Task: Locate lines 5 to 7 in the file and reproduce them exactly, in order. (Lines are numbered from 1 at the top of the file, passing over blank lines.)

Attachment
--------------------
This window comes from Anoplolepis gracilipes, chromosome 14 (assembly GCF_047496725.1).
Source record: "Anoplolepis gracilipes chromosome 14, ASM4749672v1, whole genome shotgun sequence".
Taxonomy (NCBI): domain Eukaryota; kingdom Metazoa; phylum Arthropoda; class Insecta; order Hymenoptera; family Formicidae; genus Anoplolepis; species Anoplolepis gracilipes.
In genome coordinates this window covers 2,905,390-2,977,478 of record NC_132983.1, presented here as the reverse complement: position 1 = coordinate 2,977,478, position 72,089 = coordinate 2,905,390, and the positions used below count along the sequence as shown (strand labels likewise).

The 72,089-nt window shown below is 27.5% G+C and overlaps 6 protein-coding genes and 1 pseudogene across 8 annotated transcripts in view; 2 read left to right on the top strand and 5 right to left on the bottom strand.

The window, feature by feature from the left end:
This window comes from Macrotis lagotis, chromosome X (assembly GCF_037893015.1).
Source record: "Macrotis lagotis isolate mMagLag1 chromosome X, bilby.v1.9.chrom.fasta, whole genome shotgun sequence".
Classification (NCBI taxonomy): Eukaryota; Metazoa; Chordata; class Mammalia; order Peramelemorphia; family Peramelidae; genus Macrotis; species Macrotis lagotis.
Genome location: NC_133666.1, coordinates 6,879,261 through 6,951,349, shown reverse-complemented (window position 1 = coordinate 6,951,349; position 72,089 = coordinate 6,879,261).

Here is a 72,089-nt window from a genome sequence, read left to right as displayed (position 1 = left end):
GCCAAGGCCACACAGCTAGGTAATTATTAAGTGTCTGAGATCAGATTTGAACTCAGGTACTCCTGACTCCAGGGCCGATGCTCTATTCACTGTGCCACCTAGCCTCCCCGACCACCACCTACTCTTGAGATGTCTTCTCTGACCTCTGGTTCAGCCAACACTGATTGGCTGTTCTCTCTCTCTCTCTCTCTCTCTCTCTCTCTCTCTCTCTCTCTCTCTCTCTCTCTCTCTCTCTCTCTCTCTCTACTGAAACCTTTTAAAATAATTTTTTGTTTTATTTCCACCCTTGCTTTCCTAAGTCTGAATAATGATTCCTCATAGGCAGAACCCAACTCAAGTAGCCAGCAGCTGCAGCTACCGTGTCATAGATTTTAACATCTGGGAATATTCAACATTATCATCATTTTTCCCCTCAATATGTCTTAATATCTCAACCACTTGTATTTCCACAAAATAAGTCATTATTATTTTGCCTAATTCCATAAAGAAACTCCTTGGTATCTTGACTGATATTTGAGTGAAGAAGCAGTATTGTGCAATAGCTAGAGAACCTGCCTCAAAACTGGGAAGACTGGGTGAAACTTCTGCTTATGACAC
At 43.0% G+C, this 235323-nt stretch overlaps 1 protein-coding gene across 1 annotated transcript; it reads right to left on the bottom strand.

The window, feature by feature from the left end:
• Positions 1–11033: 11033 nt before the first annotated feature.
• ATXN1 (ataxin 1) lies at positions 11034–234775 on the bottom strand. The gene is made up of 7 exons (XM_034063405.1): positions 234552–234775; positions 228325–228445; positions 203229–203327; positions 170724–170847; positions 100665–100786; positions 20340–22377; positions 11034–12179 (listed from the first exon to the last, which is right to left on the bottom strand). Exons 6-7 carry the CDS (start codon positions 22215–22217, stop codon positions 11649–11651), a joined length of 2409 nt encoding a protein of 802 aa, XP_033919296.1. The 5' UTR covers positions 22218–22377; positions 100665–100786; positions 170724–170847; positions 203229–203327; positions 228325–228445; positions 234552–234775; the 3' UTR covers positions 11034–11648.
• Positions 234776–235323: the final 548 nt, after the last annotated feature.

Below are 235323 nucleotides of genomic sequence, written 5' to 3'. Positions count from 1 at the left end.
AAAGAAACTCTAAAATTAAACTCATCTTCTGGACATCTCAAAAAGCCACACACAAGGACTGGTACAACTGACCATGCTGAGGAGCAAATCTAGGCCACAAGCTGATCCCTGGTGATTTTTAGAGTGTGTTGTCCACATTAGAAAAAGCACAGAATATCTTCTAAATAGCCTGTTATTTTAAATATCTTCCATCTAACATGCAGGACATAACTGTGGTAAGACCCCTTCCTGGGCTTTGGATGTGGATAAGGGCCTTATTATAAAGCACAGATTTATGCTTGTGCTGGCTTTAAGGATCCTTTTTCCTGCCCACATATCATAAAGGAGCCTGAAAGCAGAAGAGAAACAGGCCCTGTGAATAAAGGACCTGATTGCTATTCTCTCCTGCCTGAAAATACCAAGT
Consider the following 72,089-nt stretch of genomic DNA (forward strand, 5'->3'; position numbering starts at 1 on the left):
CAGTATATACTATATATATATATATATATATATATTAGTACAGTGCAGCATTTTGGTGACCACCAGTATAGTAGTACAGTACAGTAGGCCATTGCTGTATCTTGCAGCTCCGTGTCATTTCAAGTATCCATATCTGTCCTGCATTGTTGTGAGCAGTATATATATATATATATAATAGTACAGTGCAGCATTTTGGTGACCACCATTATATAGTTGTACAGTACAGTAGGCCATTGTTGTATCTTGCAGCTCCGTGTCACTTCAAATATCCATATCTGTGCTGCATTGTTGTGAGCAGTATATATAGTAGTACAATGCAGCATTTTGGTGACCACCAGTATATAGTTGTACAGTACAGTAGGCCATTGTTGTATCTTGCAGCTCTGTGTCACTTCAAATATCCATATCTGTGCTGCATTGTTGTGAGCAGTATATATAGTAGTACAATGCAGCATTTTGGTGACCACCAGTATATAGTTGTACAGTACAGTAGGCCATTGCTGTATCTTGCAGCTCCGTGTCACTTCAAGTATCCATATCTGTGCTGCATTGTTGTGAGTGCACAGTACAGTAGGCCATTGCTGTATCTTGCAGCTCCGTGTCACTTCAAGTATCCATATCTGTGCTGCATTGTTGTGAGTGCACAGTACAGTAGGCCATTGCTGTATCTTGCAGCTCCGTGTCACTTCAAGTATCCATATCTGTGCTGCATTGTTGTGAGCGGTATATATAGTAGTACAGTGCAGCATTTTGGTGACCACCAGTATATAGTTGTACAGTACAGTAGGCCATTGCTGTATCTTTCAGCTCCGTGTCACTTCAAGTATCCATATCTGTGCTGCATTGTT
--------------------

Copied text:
The 72,089-nt window shown below is 27.5% G+C and overlaps 6 protein-coding genes and 1 pseudogene across 8 annotated transcripts in view; 2 read left to right on the top strand and 5 right to left on the bottom strand.

The window, feature by feature from the left end:
This window comes from Macrotis lagotis, chromosome X (assembly GCF_037893015.1).